In summary, fully technical solutions can’t work because IP law and contracts are too diverse to anticipate in software. (Imagine an export license that says you can only export green sculptures on Sundays, and only if it’s raining in Maui – no coder could have anticipated checking those license restrictions!) Ultimately, if IP law is to be upheld fairly, people familiar with IP law will sometimes have to get involved. Regardless of what Linden Lab decides to do, you can retain the greatest control over your content by creating all your SL content outside of SL.
Photo credit: Louvre-2010-47 by LSaul on Flickr is licensed under a Creative Commons Attribution 2.0 license.
Update on Oct 23, 2010 by Troy McConaghy
I put a copy of this post on the SLED (educators) mailing list and Edmund Edgar posted an interesting idea in reply.
He suggested that Linden Lab could add a new “export” flag to SL content, alongside the already existing modify, copy, and transfer/sell flags (which control what the next user can do). If a piece of content has its “next owner can export” flag set to true, then the next owner can export it out of SL.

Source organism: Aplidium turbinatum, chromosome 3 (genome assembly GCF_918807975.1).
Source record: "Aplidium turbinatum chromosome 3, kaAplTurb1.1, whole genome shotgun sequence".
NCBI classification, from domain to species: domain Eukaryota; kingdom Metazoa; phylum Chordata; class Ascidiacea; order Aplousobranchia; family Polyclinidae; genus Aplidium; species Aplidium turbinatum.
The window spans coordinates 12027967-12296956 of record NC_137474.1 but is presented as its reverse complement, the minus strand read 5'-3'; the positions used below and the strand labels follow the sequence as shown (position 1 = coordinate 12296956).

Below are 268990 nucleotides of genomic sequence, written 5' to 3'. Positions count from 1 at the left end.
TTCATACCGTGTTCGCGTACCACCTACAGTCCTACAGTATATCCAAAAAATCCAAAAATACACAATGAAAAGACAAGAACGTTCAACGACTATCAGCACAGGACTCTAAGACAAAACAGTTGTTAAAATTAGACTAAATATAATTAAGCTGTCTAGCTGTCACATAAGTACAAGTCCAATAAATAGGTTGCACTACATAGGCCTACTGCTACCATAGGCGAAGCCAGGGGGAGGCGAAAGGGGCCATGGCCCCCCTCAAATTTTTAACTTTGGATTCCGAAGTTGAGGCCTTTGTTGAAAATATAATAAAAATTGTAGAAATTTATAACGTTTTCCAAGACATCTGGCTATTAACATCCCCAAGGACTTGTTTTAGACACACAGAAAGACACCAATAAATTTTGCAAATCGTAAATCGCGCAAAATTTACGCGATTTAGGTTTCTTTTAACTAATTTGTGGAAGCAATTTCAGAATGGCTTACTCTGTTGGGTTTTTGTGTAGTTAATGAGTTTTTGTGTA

He also added the idea that the next owner can’t change the flag from no export to yes export, but if they make a derivative work, then they should be able to change it from yes to no. (The original “Creator” can always change the export flag.)
The export flag is an interesting idea because it fits the pattern Linden Lab already established with the mod/copy/trans flags (DRM). It’s a special case of my suggestion of adding a who-can-export list: the case where the list is everyone. I’d suggest a variation to his caveat: make it so that only people with modify permission can change the export flag from yes to no, and it can never be changed from no to yes. (And the “Creator” can change the export flag back and forth at will.)
Like all DRM (technical) solutions, the export flag is riven with problems, but maybe it’s enough to satisfy the majority of SL cases.